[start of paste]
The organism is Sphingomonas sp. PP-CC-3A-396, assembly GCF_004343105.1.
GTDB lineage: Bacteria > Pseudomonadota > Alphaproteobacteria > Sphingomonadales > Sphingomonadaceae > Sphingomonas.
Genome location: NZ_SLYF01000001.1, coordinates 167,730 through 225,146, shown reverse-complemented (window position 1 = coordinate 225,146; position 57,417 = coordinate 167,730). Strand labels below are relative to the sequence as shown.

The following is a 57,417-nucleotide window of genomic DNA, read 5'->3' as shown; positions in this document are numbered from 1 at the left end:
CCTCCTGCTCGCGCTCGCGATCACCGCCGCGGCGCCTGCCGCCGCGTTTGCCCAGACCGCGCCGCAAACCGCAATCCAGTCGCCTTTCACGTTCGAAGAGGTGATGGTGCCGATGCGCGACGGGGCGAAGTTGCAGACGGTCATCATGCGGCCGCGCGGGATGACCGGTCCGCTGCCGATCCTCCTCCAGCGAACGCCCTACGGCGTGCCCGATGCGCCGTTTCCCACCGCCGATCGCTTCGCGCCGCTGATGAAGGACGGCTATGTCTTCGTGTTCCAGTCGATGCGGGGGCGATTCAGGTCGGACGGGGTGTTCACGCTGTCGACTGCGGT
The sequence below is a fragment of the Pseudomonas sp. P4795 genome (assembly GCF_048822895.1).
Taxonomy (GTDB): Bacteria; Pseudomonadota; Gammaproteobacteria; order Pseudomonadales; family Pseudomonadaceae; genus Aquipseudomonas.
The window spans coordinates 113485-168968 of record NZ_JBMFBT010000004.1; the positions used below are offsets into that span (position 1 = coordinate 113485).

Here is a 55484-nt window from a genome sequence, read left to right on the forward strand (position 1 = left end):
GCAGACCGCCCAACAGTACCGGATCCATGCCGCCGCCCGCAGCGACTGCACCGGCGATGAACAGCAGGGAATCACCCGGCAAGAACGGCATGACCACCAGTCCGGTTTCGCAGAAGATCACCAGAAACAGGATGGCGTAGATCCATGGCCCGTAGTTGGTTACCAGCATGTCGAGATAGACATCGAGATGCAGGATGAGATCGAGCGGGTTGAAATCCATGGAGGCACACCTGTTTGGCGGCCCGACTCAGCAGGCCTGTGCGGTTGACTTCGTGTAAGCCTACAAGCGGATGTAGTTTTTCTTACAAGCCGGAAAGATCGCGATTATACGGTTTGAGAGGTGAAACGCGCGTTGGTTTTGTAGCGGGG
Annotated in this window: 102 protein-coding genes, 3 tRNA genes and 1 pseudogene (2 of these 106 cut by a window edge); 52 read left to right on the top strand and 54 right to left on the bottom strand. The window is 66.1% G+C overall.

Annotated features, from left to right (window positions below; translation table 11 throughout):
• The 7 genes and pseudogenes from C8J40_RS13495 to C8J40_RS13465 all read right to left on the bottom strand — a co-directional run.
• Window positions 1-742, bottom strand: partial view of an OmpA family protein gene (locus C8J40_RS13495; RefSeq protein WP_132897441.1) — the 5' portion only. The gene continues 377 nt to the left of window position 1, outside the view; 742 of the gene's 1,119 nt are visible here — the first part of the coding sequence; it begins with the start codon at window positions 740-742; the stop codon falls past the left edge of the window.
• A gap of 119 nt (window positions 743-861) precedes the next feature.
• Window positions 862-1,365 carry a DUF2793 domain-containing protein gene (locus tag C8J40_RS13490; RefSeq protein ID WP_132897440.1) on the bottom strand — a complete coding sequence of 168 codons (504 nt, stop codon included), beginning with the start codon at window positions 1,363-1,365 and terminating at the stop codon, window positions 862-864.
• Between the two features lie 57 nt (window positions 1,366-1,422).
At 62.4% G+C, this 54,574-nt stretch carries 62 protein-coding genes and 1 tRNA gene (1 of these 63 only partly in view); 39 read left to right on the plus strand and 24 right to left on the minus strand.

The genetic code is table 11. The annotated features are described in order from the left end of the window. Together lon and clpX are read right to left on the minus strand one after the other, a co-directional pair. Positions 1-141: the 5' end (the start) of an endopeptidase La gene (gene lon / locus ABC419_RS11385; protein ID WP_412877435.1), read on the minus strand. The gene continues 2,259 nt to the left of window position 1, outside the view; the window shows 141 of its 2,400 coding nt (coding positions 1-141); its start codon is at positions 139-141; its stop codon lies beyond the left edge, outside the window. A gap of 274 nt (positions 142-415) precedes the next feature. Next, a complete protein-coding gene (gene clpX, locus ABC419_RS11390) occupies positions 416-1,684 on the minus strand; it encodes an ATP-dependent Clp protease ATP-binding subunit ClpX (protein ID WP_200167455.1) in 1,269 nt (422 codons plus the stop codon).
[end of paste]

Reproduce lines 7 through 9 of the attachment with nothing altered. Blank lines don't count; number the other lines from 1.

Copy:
Taxonomy (GTDB): Bacteria; Pseudomonadota; Gammaproteobacteria; order Pseudomonadales; family Pseudomonadaceae; genus Aquipseudomonas.
The window spans coordinates 113485-168968 of record NZ_JBMFBT010000004.1; the positions used below are offsets into that span (position 1 = coordinate 113485).

Here is a 55484-nt window from a genome sequence, read left to right on the forward strand (position 1 = left end):